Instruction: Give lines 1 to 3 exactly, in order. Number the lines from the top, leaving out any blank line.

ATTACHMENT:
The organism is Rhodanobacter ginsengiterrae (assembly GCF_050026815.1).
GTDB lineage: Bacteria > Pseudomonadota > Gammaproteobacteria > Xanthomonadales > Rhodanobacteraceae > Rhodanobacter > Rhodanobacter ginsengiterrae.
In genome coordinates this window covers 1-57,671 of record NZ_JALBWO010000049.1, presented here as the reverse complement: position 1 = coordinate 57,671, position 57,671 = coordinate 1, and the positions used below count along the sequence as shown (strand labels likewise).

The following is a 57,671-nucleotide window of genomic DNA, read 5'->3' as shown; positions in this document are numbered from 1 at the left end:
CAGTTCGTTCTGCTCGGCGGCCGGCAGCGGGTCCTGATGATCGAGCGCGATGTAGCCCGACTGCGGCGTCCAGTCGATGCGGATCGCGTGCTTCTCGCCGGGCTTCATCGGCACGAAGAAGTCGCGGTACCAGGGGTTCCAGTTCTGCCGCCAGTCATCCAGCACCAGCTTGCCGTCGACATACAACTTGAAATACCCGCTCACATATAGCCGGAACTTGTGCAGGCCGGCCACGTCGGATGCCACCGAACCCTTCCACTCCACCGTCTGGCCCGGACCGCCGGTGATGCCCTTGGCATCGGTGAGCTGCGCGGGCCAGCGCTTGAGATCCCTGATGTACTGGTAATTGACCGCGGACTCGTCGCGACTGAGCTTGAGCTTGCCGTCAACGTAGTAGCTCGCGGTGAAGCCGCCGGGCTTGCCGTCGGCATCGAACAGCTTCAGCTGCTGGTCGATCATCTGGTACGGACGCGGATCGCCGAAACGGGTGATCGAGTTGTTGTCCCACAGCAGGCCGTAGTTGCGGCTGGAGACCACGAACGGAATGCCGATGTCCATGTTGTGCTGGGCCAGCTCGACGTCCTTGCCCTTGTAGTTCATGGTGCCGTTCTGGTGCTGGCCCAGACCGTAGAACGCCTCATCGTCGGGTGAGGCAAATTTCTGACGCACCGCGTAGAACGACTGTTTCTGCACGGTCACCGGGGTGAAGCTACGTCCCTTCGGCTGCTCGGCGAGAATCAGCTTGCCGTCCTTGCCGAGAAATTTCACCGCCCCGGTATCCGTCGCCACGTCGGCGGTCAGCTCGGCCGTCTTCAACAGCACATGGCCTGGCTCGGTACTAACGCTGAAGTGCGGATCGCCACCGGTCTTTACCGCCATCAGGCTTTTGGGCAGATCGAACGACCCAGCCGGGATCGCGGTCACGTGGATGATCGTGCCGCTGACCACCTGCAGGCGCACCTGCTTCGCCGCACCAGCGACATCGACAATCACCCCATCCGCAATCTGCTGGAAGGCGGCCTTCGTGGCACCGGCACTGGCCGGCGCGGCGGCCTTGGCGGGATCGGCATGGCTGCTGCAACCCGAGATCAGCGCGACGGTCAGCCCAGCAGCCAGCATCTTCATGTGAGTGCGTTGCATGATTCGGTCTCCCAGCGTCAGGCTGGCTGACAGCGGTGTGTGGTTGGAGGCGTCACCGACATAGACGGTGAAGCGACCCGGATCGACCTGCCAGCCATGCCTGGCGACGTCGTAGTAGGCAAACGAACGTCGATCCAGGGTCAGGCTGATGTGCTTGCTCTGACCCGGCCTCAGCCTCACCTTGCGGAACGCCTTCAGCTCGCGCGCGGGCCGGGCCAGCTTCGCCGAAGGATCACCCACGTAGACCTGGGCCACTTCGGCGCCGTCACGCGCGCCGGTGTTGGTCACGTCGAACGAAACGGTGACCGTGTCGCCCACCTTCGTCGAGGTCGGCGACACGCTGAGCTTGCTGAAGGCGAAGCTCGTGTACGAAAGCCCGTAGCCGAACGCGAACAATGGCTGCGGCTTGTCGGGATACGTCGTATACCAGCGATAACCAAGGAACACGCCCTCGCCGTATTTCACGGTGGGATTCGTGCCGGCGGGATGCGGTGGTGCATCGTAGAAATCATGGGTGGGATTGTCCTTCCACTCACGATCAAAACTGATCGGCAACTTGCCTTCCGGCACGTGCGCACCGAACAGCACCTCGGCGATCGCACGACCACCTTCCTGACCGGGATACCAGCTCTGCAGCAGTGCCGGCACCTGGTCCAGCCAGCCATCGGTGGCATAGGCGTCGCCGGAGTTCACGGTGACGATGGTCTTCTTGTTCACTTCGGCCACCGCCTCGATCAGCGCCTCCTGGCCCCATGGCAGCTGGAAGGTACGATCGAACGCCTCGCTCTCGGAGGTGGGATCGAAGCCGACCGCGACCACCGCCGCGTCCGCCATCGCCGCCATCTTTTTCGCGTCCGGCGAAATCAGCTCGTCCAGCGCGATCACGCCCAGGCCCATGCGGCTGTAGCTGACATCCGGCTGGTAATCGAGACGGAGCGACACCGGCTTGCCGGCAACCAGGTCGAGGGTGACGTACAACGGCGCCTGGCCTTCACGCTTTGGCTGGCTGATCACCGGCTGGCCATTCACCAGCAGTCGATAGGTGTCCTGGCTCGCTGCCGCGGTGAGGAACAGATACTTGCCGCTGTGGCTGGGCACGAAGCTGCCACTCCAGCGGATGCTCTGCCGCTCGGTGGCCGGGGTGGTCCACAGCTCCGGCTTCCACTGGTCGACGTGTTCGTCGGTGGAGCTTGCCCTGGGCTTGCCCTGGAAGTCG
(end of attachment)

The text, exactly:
The organism is Rhodanobacter ginsengiterrae (assembly GCF_050026815.1).
GTDB lineage: Bacteria > Pseudomonadota > Gammaproteobacteria > Xanthomonadales > Rhodanobacteraceae > Rhodanobacter > Rhodanobacter ginsengiterrae.
In genome coordinates this window covers 1-57,671 of record NZ_JALBWO010000049.1, presented here as the reverse complement: position 1 = coordinate 57,671, position 57,671 = coordinate 1, and the positions used below count along the sequence as shown (strand labels likewise).